Sept. 7, 2012
Northwest heads to UCM for early season showdown
Kickoff: 1:30 p.m.
Stadium: Walton Stadium/Kennedy Field (10,000)
Radio: Bearcat Radio Network
John Coffey (play-by-play), Matt Gaarder (color), Matt Brown (sideline);
Heard on on seven stations that covers four states in the Midwest, and on the Internet from the flagship station KXCV.
Central Missouri: RV/NR
Series: Northwest leads all-time 55-34-2; Northwest also leads the all-time series in Warrensburg, 14-11 and has won the nine meetings including the last five at UCM
Northwest: Adam Dorrel (Northwest '97) 12-3 (2nd season)
Central Missouri: Jim Svoboda (Northwest Iowa '83) 19-8 at UCM (3rd season); 71-27 overall
Game Quick Links
By David Boyce
As a child growing up in Council Bluffs, Iowa, Northwest Missouri State sophomore D.J. Gnader could walk into a store and hear his mother, Jodi Gnader tell him he wasn’t getting anything.
“We’d leave with a bike or something,” Gnader said. “I’m a very persuasive person when it comes to something I have passion for.”
A bit of hyperbole by Gnader, a 6-foot-2, 225-pound linebacker, gets the point across that he will put a high sales pitch on everything he believes in.
Gnader, a business management major, wants to go into sales if a professional football career does not work out.
“I don’t have a problem talking to people,” Gnader said. “My friends in high school and up here say you can talk to anybody about anything. My mother and father both work in sales. They stressed to me my whole life that you are going to be a salesman. We see it in you.”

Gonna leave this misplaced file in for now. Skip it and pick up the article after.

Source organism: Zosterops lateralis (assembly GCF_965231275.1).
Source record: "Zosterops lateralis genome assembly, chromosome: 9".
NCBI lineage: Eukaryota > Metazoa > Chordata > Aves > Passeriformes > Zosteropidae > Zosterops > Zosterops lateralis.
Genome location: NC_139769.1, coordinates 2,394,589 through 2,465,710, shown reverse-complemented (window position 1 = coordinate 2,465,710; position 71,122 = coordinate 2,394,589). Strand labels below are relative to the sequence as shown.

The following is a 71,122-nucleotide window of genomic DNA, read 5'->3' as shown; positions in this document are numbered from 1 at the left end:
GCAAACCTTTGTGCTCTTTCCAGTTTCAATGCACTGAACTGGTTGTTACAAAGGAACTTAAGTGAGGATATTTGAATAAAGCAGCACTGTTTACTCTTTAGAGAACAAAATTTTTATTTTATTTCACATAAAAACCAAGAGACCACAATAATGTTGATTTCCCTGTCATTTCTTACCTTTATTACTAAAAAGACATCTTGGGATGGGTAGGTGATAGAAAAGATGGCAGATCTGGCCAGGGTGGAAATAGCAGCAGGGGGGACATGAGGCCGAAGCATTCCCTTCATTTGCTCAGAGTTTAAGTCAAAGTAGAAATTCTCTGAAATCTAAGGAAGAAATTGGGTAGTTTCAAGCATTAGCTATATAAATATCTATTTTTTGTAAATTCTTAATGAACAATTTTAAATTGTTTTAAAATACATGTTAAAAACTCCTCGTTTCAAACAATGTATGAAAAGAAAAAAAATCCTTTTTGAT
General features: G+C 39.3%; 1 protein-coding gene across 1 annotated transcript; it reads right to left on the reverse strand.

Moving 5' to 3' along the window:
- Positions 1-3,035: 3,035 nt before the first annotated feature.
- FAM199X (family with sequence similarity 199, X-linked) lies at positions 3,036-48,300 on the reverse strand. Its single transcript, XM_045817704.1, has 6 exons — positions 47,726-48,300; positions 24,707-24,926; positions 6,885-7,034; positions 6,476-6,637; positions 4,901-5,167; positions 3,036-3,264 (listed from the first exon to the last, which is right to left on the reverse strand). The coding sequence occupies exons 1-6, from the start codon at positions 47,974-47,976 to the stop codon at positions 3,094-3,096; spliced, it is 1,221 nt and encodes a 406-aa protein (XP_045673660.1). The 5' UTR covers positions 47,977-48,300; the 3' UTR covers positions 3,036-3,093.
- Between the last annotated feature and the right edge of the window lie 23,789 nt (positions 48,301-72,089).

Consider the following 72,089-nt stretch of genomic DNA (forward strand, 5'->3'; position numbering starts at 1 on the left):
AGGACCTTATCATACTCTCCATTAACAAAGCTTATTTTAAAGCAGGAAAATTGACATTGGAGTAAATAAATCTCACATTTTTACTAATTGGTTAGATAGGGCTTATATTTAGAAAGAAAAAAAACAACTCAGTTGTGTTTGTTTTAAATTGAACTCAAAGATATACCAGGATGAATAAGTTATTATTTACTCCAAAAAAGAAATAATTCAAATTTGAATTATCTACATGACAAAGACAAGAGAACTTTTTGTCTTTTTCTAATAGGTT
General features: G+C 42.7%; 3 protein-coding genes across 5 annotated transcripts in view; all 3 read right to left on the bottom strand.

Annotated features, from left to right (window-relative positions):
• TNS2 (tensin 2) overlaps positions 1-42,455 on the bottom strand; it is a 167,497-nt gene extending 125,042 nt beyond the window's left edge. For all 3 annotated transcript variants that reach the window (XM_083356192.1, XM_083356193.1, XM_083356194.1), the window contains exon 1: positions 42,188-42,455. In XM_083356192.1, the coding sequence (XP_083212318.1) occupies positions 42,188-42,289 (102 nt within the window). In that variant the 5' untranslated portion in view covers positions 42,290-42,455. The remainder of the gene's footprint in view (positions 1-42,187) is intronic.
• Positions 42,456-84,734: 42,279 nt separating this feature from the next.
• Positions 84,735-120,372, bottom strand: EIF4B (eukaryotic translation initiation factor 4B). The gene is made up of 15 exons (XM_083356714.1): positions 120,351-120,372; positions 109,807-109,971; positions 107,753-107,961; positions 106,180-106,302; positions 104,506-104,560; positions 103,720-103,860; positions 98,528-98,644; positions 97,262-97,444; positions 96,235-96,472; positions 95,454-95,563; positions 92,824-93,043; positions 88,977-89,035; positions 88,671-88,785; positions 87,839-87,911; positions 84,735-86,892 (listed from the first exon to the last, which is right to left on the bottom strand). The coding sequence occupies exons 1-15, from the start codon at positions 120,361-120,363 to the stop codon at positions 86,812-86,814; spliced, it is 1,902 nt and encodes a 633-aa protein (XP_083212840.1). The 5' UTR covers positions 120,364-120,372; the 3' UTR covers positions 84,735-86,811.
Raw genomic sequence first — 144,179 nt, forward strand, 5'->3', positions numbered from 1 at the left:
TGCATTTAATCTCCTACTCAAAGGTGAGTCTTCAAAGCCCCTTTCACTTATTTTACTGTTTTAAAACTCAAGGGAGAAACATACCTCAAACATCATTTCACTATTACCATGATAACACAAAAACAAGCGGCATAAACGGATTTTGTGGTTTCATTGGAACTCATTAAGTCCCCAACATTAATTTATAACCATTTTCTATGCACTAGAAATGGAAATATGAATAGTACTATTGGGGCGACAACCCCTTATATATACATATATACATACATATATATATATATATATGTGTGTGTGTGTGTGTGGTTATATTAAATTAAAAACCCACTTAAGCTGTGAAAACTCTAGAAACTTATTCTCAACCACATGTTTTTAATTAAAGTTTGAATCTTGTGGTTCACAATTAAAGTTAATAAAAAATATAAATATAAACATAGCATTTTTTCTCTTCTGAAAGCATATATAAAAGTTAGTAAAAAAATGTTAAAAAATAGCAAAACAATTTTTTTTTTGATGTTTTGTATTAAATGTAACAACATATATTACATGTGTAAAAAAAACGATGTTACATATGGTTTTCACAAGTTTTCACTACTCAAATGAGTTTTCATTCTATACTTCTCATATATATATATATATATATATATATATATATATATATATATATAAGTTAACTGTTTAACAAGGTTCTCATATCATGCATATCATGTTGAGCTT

The things Gnader is selling these days is Bearcat football, the family atmosphere that surrounds it and a defense that allowed only 3 points in the season-opening 33-3 victory over East Central Oklahoma.
Northwest returns to action 1:30 p.m. Saturday at Central Missouri State in the Bearcats’ first MIAA game of the season.
Because of the Mules ability to throw the ball, especially screen passes, the Bearcats defense will face a stern test.
“I’m proud of the way we handled ourselves in the first game when they got in the red zone and we did not give up any touchdowns,” Gnader said. “It is really important to keep people off the scoreboard because this conference is full of a lot of high-powered offenses.”
Gnader is like many of his defensive teammates. Last year was about gaining experience.
After sitting out 2009 as a redshirt and then 2010 with a medical redshirt, Gnader finally got his opportunity to play last season. He responded by ranking second on the team in tackles with 100.
Gnader is off to a great start this season. He recorded 10 tackles last week to lead the Northwest defense.
“I think the biggest thing is he can just run,” Northwest coach Adam Dorrel said. “I like his speed. After that, I think he has really good instincts.
“We feel right now that he has a skill set that he could lead our team in tackles. I’m sure that is a goal for him. He has high expectations, which is good. I think he could be really good. The sky is the limit for him.”
Gnader is combining his obvious physical tools with a more cerebral view of the game. And that has come with experience.